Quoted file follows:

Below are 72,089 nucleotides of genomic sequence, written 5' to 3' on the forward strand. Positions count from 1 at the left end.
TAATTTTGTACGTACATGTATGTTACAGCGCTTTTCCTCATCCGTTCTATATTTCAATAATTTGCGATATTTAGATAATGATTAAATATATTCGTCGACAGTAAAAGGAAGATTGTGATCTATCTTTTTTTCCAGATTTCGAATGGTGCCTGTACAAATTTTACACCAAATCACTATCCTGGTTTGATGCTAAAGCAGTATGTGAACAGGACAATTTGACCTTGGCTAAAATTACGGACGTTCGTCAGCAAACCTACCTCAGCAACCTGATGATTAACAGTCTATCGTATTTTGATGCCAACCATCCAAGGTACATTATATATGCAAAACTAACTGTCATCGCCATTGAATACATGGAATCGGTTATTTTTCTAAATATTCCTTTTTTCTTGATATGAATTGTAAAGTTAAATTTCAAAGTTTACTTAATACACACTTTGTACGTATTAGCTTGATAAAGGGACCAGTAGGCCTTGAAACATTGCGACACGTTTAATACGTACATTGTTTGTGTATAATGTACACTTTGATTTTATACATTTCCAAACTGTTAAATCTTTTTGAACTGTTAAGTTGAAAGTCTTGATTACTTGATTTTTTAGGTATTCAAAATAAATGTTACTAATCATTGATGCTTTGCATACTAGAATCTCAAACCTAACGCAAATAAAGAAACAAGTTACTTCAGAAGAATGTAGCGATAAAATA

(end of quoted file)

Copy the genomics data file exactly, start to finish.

Below are 72,089 nucleotides of genomic sequence, written 5' to 3' on the forward strand. Positions count from 1 at the left end.
TAATTTTGTACGTACATGTATGTTACAGCGCTTTTCCTCATCCGTTCTATATTTCAATAATTTGCGATATTTAGATAATGATTAAATATATTCGTCGACAGTAAAAGGAAGATTGTGATCTATCTTTTTTTCCAGATTTCGAATGGTGCCTGTACAAATTTTACACCAAATCACTATCCTGGTTTGATGCTAAAGCAGTATGTGAACAGGACAATTTGACCTTGGCTAAAATTACGGACGTTCGTCAGCAAACCTACCTCAGCAACCTGATGATTAACAGTCTATCGTATTTTGATGCCAACCATCCAAGGTACATTATATATGCAAAACTAACTGTCATCGCCATTGAATACATGGAATCGGTTATTTTTCTAAATATTCCTTTTTTCTTGATATGAATTGTAAAGTTAAATTTCAAAGTTTACTTAATACACACTTTGTACGTATTAGCTTGATAAAGGGACCAGTAGGCCTTGAAACATTGCGACACGTTTAATACGTACATTGTTTGTGTATAATGTACACTTTGATTTTATACATTTCCAAACTGTTAAATCTTTTTGAACTGTTAAGTTGAAAGTCTTGATTACTTGATTTTTTAGGTATTCAAAATAAATGTTACTAATCATTGATGCTTTGCATACTAGAATCTCAAACCTAACGCAAATAAAGAAACAAGTTACTTCAGAAGAATGTAGCGATAAAATA